Wrestling wins IOC vote in landslide

Rome’s city council votes down 2024 Olympics bid

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ROME (AP) — The Rome city council has backed Mayor Virginia Raggi’s decision to reject the capital’s bid for the 2024 Olympics.

The motion passed easily since Raggi’s anti-establishment 5-Star Movement holds a majority on the city council.

There were 30 votes in favor of withdrawing the bid, and 12 votes against the motion.

The vote leaves only Los Angeles, Paris and Budapest, Hungary, in the running for the 2024 Games. The International Olympic Committee will decide on the host city in September 2017.

MORE: Tokyo Olympics costs could top $30 billion, experts warn

Tokyo Olympics costs could top $30 billion, experts warn

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TOKYO (AP) — The price tag of the 2020 Tokyo Olympics could exceed 3 trillion yen ($30 billion) unless drastic cost-cutting measures are taken and several key venues are relocated, an expert panel warned Thursday in the latest blow to Japanese organizers.

“Naturally, anyone who hears these numbers is alarmed,” panel leader Shinichi Ueyama said.

The Olympic investigation team was launched by newly elected Tokyo Gov. Yuriko Koike after she raised concerns about growing cost estimates and the potential burden on the city and its taxpayers.

The panel said the ballooning costs reflect an absence of leadership, as well as a lack of governance and awareness of cost control.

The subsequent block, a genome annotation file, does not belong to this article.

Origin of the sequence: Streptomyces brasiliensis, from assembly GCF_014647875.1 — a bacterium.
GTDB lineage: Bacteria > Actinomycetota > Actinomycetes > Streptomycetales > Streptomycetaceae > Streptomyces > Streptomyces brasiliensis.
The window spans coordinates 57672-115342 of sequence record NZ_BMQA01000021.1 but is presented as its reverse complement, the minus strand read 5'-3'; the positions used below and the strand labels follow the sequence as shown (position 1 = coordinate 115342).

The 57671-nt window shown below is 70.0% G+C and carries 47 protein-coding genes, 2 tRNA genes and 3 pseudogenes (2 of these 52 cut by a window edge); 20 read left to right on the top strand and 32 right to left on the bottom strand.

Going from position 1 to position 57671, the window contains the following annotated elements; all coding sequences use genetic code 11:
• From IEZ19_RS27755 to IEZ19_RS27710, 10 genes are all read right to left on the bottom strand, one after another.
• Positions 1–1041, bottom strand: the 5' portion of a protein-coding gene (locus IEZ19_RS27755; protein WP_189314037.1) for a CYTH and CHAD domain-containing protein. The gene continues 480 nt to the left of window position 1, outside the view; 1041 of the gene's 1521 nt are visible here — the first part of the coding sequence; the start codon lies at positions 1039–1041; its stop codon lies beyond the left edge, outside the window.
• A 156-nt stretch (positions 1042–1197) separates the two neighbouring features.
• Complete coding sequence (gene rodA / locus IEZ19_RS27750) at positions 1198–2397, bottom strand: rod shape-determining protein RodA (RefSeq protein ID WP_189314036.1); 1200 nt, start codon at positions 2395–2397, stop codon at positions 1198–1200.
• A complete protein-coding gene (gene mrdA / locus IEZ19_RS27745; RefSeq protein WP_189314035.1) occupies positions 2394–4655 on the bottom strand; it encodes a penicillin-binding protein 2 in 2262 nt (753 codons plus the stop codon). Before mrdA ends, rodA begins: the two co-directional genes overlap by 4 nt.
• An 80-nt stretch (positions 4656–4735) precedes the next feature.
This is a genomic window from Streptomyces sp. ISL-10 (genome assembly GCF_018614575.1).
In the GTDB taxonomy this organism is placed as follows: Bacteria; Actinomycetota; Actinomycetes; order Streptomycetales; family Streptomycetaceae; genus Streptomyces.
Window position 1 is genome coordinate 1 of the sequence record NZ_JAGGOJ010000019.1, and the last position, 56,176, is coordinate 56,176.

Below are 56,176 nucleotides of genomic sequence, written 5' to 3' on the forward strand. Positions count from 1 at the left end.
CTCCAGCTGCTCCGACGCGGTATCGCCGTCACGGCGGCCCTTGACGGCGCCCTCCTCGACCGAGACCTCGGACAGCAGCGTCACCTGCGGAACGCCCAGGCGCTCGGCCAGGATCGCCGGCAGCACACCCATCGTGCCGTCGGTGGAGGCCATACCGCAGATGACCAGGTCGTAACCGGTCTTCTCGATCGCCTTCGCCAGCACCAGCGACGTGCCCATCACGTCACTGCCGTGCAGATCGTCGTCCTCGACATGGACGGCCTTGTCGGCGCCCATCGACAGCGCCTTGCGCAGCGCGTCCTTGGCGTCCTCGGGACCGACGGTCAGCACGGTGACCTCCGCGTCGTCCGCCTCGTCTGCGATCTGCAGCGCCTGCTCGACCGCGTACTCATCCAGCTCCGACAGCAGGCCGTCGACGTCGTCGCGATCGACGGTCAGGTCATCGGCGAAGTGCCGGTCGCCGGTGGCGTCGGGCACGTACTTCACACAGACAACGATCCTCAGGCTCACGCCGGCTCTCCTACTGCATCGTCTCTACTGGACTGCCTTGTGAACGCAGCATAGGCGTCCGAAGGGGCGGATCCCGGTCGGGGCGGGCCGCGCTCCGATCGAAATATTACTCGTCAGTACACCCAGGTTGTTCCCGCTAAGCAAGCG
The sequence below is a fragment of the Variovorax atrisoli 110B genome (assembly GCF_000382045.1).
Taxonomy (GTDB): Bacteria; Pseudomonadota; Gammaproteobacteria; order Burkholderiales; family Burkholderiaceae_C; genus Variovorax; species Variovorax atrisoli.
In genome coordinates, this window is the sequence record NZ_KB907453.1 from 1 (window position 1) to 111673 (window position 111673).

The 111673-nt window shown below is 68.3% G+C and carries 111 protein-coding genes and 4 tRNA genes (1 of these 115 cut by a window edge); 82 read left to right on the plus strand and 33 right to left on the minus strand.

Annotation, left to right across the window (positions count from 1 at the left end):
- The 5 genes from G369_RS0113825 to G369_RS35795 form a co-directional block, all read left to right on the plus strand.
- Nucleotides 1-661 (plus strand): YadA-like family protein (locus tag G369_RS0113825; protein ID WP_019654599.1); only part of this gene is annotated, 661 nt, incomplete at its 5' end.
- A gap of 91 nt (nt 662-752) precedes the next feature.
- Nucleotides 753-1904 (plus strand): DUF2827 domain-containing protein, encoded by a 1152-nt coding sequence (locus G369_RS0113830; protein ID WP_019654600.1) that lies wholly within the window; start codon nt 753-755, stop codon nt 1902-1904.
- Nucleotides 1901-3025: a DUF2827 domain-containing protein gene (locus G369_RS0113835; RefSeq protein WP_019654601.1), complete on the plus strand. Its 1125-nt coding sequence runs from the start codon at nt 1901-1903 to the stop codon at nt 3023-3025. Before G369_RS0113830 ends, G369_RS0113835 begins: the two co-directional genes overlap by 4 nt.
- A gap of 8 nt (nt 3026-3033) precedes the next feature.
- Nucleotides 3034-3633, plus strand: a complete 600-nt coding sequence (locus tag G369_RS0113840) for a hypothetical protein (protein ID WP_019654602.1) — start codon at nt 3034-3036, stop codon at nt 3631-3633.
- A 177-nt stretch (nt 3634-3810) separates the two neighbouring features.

The report, submitted to Koike on Thursday, reviewed three out of seven permanent venues that Tokyo is planning to build, and proposed using existing locations rather than new facilities that could end up being white elephants. It proposed moving rowing and canoeing more than 400 kilometers (250 miles) outside the city, as well as finding new sites for swimming and volleyball.

Koike said she plans to discuss possible options with International Olympic Committee officials who are expected to visit Japan in the coming weeks.

“We cannot impose the negative legacy onto the Tokyo residents,” Koike told reporters.

Preparations for Japan’s first Summer Olympics since Tokyo hosted the 1964 Games have been plagued by a series of scandals and problems, including the new national stadium’s high cost and design, and allegations of bribery in the bidding process.

Concerns over Tokyo’s budget come amid growing global scrutiny over the costs of hosting the Olympics. Many cities have been scared off by the record $51 billion in overall costs associated with the 2014 Winter Games in Sochi. Rome’s bid for the 2024 Olympics was rejected last week by the new mayor, citing concerns over high costs.

The estimated 3 trillion yen cost of the Tokyo Games is more than a four-fold increase from the initial estimate at the time of the city’s ‘s successful bid for the games in 2013.